I have a dance confession to make. I’ve dropped out of ballet lessons twice in my life.. once when I was five, and again at age 17.
Five year old me got frustrated that all we did in ballet class was point and flex our feet, (strangely enough, that’s really all I remember doing) and was deeply disappointed that we didn’t get to wear huge Barbie-esque, sparkly pink tutus, or satin slippers with romantic ribbons on them. Talk about being a little diva!
Then at 17, having finally outgrown the sparkly tutu fantasy, I thought it would be cool to give ballet another go and signed up for adult classes. Unfortunately, I was stiff as a board (in every sense!) and felt too awkward and uncoordinated to continue. I also felt my awful knock knees were preventing me from standing in first position. And if I couldn’t even stand properly, what chance did I have of dancing?
Of course now I look back wistfully, wishing that I’d only continued, as I’d be so much stronger and bendier than I am now. Not to mention disciplined. Ballet as a dance form has such legacy and formality, and no other dancers understand discipline quite the way ballerinas do, in my opinion.
There’s a fair number of ballerinas at the pole studio as well. You can pick them out by their effortless splits, good posture, permanently-pointed toes, and even just the graceful way they move their hands. A few of the instructors are ex-ballerinas too, which explains a lot.
But though my ballet experiences were short-lived, (and my ballet aspirations are long dead) I still have a soft spot for it. Which is why I love me some ballet blogs! And why I have a little ballet blog section at the bottom of my blog-roll which I’m quite fond of.
1) The Adult Beginner is one of my favourite non-pole blogs, period. She started taking adult ballet lessons at the age of 32, which totally resonates with me since I started pole dance lessons at 31. (okay, so nobody ever started pole dancing at age 4 the way they do in ballet, but lots of the girls at the studio are something ridiculously young like, 18!)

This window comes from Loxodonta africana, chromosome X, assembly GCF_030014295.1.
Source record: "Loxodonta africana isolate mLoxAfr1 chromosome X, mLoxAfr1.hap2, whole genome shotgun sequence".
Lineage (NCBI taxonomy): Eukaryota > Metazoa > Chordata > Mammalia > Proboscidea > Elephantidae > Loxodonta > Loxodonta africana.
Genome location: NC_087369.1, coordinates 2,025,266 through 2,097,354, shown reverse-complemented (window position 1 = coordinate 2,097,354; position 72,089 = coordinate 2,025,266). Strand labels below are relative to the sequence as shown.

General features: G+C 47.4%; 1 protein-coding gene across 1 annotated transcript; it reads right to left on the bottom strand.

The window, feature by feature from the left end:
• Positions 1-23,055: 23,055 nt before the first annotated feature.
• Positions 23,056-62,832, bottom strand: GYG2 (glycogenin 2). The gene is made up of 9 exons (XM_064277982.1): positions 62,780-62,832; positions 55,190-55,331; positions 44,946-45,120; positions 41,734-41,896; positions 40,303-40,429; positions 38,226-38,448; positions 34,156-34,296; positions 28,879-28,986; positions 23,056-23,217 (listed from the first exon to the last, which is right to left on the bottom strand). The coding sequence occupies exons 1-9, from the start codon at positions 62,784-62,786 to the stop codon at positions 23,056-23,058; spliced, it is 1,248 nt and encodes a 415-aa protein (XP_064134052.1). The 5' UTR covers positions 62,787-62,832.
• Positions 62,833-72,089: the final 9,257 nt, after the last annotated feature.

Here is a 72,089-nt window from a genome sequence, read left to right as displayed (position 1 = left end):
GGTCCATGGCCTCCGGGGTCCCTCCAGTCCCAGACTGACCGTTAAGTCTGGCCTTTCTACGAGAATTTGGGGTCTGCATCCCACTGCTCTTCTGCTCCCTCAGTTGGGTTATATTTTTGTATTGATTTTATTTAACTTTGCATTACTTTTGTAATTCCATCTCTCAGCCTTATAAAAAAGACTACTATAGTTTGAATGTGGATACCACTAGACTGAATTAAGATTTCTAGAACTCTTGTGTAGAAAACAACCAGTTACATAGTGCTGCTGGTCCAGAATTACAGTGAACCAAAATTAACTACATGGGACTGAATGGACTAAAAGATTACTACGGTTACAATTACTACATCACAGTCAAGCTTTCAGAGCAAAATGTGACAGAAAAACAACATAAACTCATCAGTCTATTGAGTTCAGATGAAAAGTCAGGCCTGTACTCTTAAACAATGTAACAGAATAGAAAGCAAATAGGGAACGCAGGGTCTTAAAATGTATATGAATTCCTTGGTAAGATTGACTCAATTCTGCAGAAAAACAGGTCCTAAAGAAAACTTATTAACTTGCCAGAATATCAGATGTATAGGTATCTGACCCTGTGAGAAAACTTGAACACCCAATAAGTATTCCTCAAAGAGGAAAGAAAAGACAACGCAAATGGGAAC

And for that alone I totally respect miss Adult Beginner’s courage and dedication. Because stepping foot into a pole studio for the first time might be intimidating and all, but at least everyone there will be of minimum legal drinking age. Stepping into a ballet studio however, you might meet a bunch of kids who literally have more than 10 years of solid dance experience behind them. Now how discouraging is that?!
But apart from that, I love the Adult Beginner’s blog because she’s funny as hell, tells it like it is, and is wonderfully kind to old people. Plus, her photo-illustrated Swan Lake tribute page is the coolest one in town.
2) Tights and Tiaras is also a personal ballet blog, but is everything the opposite of The Adult Beginner. Its creator, Henrik is a professional (!) male (!!) and straight male, mind you (!!!) ballerina who dances in the Hungarian Győr National Ballet, so the blog gives an extremely unique insider’s view on life within the often closed world of professional ballet. Like the unexpected occupational hazards and job perks of ballerinas, fascinating theatre superstitions, and what it’s really like to dance for a living. What he does have in common with The Adult Beginner is a wicked sense of humor. And English isn’t even his native language! He also has a ‘Bedtime Stories’ section dedicated to explaining the plot synopsis of the major classical ballets, like Giselle and The Nutcracker. A very useful cheat-sheet for instantly upping your culture-credibility.
3) Dance Advantage is fantastic resource on all things dance related, with different categories for performing, choreographing, teaching, dancing, training, and career. Props to Nichelle, it’s one-woman-show founder for creating and maintaining it. Though 90% of the content seems to revolve around ballet, there are the occasional articles from other dance genres like contemporary, ballroom, tap, and jazz. (And one day hopefully, pole!) I especially like the various articles on anatomy and nutrition for dancers, and burnout prevention.
Fortunately, even though ballet didn’t work out for me, I still managed to foster a relationship with dance through a different channel. One that specializes in welcoming adult beginner dancers, doesn’t require as many years of formal training in order to progress, and still requires graceful movements and pointed toes!